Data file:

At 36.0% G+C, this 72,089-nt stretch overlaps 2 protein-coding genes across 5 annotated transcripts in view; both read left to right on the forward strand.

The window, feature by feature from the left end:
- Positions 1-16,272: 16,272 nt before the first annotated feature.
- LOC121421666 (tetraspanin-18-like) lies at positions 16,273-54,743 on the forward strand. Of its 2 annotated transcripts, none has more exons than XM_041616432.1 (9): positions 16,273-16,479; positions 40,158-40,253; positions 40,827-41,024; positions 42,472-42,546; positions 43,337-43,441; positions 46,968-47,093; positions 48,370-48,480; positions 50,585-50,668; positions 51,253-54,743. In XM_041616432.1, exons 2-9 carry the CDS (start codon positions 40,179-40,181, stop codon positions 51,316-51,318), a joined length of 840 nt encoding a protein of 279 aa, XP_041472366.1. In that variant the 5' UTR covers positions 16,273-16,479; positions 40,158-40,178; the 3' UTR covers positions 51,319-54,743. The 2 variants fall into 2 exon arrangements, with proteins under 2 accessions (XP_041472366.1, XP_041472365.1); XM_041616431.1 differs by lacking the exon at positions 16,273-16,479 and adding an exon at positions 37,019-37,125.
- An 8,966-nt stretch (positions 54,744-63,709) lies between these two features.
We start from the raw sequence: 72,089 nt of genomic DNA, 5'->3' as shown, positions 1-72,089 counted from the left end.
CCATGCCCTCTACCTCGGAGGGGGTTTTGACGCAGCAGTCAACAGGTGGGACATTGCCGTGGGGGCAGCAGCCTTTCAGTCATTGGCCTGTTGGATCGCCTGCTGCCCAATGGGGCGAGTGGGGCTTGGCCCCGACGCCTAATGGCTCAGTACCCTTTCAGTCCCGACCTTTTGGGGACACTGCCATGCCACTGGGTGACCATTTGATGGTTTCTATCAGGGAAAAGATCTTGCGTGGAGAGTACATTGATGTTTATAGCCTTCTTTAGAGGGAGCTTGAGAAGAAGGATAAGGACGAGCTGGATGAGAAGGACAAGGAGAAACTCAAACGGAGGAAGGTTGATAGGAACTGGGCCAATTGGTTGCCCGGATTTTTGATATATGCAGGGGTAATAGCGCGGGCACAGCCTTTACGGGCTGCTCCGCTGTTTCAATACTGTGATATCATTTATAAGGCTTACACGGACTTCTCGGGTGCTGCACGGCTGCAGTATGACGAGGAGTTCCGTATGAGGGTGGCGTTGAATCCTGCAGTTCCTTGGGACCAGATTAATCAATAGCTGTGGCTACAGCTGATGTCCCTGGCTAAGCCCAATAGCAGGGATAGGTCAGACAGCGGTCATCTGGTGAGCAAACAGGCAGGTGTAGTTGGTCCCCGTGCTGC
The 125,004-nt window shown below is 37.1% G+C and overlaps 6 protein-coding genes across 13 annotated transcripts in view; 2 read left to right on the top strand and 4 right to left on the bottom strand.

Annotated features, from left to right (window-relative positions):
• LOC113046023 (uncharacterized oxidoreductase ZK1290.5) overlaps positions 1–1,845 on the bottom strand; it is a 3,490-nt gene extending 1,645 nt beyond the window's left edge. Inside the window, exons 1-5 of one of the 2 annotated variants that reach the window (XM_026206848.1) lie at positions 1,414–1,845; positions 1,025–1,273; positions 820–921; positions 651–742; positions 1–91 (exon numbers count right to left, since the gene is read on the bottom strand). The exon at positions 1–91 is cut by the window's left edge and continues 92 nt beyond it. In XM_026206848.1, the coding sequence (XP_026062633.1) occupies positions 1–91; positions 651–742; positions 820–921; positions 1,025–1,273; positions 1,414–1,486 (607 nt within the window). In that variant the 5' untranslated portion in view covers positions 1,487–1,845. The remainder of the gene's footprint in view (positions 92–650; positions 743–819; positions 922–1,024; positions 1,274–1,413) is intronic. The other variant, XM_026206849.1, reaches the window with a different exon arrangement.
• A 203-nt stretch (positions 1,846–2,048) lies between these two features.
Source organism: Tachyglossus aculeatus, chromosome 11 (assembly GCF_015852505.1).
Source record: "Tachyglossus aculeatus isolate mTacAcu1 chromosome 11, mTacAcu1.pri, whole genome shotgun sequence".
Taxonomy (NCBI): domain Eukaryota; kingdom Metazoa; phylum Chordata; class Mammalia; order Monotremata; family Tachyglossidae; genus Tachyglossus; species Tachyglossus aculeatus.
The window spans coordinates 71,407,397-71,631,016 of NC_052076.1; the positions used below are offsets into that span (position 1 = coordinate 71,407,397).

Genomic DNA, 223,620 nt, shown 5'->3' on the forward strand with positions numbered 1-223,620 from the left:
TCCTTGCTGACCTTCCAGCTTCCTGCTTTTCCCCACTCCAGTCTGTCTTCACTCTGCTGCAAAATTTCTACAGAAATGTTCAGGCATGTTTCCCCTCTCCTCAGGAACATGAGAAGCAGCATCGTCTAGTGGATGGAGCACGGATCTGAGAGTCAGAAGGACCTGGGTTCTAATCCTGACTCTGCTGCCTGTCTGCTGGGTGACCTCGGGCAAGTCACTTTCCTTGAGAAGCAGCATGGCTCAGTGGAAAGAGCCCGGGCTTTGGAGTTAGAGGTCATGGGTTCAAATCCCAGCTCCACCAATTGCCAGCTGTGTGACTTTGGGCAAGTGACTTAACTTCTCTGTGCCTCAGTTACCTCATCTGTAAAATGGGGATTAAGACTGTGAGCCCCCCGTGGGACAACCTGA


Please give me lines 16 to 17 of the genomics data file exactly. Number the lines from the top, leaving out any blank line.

Genomic DNA, 223,620 nt, shown 5'->3' on the forward strand with positions numbered 1-223,620 from the left:
TCCTTGCTGACCTTCCAGCTTCCTGCTTTTCCCCACTCCAGTCTGTCTTCACTCTGCTGCAAAATTTCTACAGAAATGTTCAGGCATGTTTCCCCTCTCCTCAGGAACATGAGAAGCAGCATCGTCTAGTGGATGGAGCACGGATCTGAGAGTCAGAAGGACCTGGGTTCTAATCCTGACTCTGCTGCCTGTCTGCTGGGTGACCTCGGGCAAGTCACTTTCCTTGAGAAGCAGCATGGCTCAGTGGAAAGAGCCCGGGCTTTGGAGTTAGAGGTCATGGGTTCAAATCCCAGCTCCACCAATTGCCAGCTGTGTGACTTTGGGCAAGTGACTTAACTTCTCTGTGCCTCAGTTACCTCATCTGTAAAATGGGGATTAAGACTGTGAGCCCCCCGTGGGACAACCTGA